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literature

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Cliff, Michelle (b. 1946)  
 
page: 1  2  

She joins a small group of revolutionaries, to whom she gives her late grandmother's farm, an important gesture because the ownership of land is strongly associated with the privileged class. In the end, however, Clare can never find the place she seeks because Jamaican society cannot accept the light-skinned woman's embrace of her black heritage. Only in death does she transcend the question of race: her bones and those of her ancestors will reveal nothing about their skin.

In No Telephone to Heaven Cliff addressed homophobia in Jamaica by including a queer character, Harry/Harriet, a man who wants to be a woman and who loves women. Cliff stated that she "wanted to portray a character who would be the most despised character in Jamaica and show how heroic he is." She added that "he really loves his people. He is there helping, yet if they knew what he really was, they would kill him." He has endured the horrors of the subjugated, including rape, and yet he has managed to achieve what Clare never could, creating and claiming his own identity. Cliff called him "the most complete character in the book."

Sponsor Message.

Cliff's third novel, Free Enterprise (1993), is a fictionalized tale of the life of Mary Ellen Pleasant, an abolitionist who supported John Brown's raid at Harper's Ferry. The novel emphasizes the role of women who acted courageously to oppose the slave trade.

In her latest book, The Store of a Million Items (1998), Cliff returns to the format of short stories. Reviewer Lisa S. Nussbaum commented that they "read very nearly like parables without being preachy or moralistic in tone" and that "Cliff reaffirms the basic human dignity of each of her characters as she celebrates their fierce independence."

Cliff has taught literature and creative writing at a number of colleges, including the New School for Social Research, Stanford University, the University of Massachusetts at Amherst, and the University of California at Santa Cruz. She is a frequent contributor to many publications, including Ms. and The Village Voice, and often lectures on the subjects of racial and heterosexist prejudice.

Cliff and Rich make their home in Santa Cruz, California.

Linda Rapp

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   Related Entries
  
literature >> Overview:  African-American Literature: Lesbian

Most African-American lesbian literature is as concerned with racism as it is with sexuality, causing many writers to construct Afrocentric sexual identities that affirm the power of black women.

literature >> Overview:  American Literature: Lesbian, Post-Stonewall

Since Stonewall various political agendas have dominated American lesbian literature.

literature >> Overview:  Autobiography, Lesbian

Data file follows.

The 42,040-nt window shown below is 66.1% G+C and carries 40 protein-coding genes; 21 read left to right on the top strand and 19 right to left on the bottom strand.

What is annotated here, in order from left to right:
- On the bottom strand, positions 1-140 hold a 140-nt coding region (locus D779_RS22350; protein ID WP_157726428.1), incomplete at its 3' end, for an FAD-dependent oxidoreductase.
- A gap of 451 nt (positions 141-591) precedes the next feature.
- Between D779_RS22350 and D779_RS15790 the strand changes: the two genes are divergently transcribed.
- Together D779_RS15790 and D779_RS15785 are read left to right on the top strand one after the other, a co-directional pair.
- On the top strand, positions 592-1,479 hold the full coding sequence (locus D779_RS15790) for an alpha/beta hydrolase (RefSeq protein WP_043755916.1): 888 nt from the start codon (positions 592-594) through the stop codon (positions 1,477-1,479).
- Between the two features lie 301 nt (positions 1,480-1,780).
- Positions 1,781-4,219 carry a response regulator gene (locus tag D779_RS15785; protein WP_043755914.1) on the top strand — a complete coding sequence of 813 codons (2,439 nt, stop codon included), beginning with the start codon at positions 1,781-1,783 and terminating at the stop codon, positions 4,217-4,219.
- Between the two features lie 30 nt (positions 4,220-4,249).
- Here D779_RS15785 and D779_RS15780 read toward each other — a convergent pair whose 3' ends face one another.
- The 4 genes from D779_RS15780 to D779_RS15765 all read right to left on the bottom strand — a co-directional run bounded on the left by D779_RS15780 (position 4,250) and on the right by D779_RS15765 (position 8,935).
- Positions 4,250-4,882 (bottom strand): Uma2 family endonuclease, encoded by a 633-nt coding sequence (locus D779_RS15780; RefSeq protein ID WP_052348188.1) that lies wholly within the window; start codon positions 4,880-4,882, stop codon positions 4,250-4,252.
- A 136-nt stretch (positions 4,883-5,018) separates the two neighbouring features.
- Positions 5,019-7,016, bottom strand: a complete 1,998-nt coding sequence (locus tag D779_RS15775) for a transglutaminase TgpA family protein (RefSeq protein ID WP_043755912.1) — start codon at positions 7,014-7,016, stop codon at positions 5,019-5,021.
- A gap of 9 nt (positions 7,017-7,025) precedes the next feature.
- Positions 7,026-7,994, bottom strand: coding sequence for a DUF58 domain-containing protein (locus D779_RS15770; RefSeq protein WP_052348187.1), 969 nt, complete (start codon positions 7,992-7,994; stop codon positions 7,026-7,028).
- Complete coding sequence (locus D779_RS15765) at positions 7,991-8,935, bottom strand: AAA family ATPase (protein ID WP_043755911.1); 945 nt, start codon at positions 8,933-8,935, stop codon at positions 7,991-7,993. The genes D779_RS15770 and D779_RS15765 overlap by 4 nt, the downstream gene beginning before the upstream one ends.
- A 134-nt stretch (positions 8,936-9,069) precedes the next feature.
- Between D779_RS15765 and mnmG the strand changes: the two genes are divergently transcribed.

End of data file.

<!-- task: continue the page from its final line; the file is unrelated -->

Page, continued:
In the first century of its existence, lesbian autobiography has moved from being coded to being outspoken, and it is both wide ranging and contradictory in the stories that it tells.

literature >> Overview:  Novel: Lesbian

From the great modernist writers of the 1920s and 1930s to the pulp writers of the 1950s to the lesbian writers of today, lesbian novelists have had a powerful impact on the lesbian community.

literature >> Overview:  Poetry: Lesbian

Since the 1960s, the general trend in lesbian poetry has been collective and political rather than purely aesthetic.

social sciences >> Overview:  Puerto Rico and the Caribbean

Although the islands of the Caribbean are renowned for their pleasant tropical climate, the social climate for glbtq people is not always inviting and is sometimes dangerous.

literature >> Rich, Adrienne

Adrienne Rich, who aestheticized politics and politicized aesthetics, is America's most widely read lesbian poet.


    Bibliography
   

Adisa, Opal Palmer. "Journey into Speech: A Writer between Two Worlds." African American Review 28.2 (Summer 1994): 273-281.

Hayes, Loie, and Tacie Dejanikus. "Claiming an Identity: An Interview with Michelle Cliff." off our backs 11.6 (June 30, 1981): 18.

Nussbaum, Lisa S. "The Store of a Million Items." Library Journal 123.7 (April 15, 1983): 117.

Schwartz, Meryl F. "An Interview with Michelle Cliff." Contemporary Literature 34.4 (Winter 1993): 594-619.

Toland-Dix, Shirley. "Re-negotiating Racial Identity : The Challenge of Migration in Michelle Cliff's No Telephone to Heaven." Studies in the Literary Imagination 37.2 (Fall 2004): 37-52.

 

    Citation Information
         
    Author: Rapp, Linda  
    Entry Title: Cliff, Michelle  
    General Editor: Claude J. Summers  
    Publication Name: glbtq: An Encyclopedia of Gay, Lesbian, Bisexual,
Transgender, and Queer Culture
 
    Publication Date: 2006  
    Date Last Updated August 1, 2007  
    Web Address www.glbtq.com/literature/cliff_m.html  
    Publisher glbtq, Inc.
1130 West Adams
Chicago, IL   60607
 
    Today's Date  
    Encyclopedia Copyright: © 2002-2006, glbtq, Inc.  
    Entry Copyright © 2006, glbtq, Inc.  
 

 

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